Pulling it all together

Monitoring is a tricky business. Performance counters tell you a lot about SQL Server– but if you monitor on individual thresholds on many performance counters, you’ll end up with false alarms and more questions than answers. The counters shown in this post can be useful for baselining, trending, and interpreting in a larger context of information, but by themselves they don’t tell you a full story.

If you’re getting frustrated with perf counters and want to learn what’s really dragging down your SQL Server, check out our free webcasts, our free scripts, or our performance tuning training videos.

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  1. That’s informative. However, wouldn’t perfmon only be useful for diagnosing this if that was the only query running? Is there a way to get perfmon counters for a single session? Can you use something else (e.g. extended events, looking at the popup box when you hover over the scan in the query plan window, etc) to get the number of reads the scan took?

    • Yeah– I don’t think perfmon is super useful for this.

      From a performance tuning perspective, I’m typically biased towards looking at the plan cache first for queries with high average logical reads. (Simple version of the query is here: It’s not foolproof, but it’s so lightweight and quick.

      From a monitoring perspective, I don’t recommend the counters in this post– I’ve had much better success with the application watching query time and logging when it exceeds allowable levels. I have worked with one company where any query that approaches the five second mark is flagged for review, because they’re so sensitive to latency.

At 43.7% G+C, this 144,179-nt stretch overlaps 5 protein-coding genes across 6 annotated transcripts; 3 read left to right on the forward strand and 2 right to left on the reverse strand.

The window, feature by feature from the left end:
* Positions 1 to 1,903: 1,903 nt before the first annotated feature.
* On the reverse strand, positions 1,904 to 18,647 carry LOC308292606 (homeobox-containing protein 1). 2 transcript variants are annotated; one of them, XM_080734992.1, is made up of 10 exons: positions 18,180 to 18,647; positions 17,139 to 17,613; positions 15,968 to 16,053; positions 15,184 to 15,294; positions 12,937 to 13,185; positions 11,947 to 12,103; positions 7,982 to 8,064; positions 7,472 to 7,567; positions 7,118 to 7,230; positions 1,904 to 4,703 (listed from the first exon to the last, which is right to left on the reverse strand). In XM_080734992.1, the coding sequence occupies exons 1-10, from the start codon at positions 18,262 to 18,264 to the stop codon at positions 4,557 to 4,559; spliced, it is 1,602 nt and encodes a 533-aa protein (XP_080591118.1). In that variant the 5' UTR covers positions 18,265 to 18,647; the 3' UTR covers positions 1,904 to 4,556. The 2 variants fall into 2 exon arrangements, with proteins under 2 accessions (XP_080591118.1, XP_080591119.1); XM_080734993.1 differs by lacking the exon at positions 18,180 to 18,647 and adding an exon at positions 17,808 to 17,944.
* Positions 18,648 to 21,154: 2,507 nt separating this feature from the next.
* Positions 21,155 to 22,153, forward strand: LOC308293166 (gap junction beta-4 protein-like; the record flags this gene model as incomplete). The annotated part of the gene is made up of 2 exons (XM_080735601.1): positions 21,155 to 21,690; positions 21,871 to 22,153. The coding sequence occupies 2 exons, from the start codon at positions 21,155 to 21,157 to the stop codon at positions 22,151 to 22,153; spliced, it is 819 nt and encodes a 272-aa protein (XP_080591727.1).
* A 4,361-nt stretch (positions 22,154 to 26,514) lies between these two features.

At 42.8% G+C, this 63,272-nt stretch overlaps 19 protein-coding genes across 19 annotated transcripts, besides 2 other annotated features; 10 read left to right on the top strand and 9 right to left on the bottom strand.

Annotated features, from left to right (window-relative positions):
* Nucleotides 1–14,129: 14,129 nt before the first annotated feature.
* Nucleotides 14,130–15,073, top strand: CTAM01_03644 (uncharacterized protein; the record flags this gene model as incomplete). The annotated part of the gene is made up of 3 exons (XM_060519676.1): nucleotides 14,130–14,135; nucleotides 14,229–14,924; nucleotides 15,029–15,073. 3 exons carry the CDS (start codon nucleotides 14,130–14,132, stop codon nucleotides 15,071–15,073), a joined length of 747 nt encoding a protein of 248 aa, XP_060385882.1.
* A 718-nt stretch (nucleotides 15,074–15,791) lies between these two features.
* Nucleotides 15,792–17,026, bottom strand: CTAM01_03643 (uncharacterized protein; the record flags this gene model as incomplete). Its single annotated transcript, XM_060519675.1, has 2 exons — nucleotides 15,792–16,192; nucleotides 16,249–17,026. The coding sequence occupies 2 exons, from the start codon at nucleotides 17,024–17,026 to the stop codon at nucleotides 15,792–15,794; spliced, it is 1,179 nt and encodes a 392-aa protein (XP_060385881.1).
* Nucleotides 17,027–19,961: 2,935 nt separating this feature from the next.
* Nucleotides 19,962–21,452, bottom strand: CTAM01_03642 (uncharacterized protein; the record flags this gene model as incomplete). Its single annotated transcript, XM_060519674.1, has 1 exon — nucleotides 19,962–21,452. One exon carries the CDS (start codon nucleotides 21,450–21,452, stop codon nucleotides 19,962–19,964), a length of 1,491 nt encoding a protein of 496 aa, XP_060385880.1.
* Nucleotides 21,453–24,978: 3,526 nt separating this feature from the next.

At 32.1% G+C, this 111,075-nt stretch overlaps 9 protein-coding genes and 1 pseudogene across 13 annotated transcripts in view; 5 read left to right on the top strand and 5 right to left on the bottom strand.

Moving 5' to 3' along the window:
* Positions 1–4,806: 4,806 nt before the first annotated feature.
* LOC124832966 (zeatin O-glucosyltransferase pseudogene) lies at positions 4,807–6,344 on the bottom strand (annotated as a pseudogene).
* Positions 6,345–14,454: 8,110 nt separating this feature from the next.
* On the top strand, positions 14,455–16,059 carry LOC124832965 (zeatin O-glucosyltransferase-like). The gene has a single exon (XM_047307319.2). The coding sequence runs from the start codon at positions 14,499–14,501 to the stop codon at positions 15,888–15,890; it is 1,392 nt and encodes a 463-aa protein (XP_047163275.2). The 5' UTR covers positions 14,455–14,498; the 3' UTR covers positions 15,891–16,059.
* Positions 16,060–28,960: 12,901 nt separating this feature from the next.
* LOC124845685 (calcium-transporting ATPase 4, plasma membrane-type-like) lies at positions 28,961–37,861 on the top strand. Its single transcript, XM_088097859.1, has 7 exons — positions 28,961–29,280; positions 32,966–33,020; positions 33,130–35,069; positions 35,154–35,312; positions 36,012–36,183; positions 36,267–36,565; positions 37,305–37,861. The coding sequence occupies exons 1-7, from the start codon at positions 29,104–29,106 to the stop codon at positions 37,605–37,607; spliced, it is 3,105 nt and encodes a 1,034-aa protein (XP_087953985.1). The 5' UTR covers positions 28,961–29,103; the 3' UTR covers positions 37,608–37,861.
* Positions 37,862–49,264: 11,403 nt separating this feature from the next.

Most SQL Server monitoring products let DBAs create “test transactions” at this point and monitor the runtime of them, so even if the application isn’t built wisely then some version of a “canary transaction” can be used. And there are some counters which can be helpful when checked over multiple samples, too. (Disk latency counters, locking/blocking, etc).

      I wrote this post because lately I’ve come across several instances of folks monitoring using the full scans/sec counter and being confused by it.

  2. Also, what would you do if you saw 1000 full scans per second even if you knew they were scans reading all rows? Nothing because those might just be scans of dozens of rows. Not actionable. Does not even raise suspicion.

    • Yep, exactly. I think this counter is more of a distraction than anything in most production environments.

      • I found this counter useful for comparisons. In my prod env, there was higher cpu usage after a release, the before/after numbers for batch request/sec were about same, but full scans as well as index scans were significantly higher. I interprete that as higher activity initiated by the app. there may be same number of batches as before but each batch now may have more sql statements in it.

        • Geoff – hmm, that’s an interesting interpretation, but might not be correct. For example, what if the developers had changed their queries such that they added additional fields to their SELECTs? Indexes that used to be covering might no longer help, and the plans might result in clustered index scans instead.

  3. Pingback: (SFTW) SQL Server Links 24/01/14 • John Sansom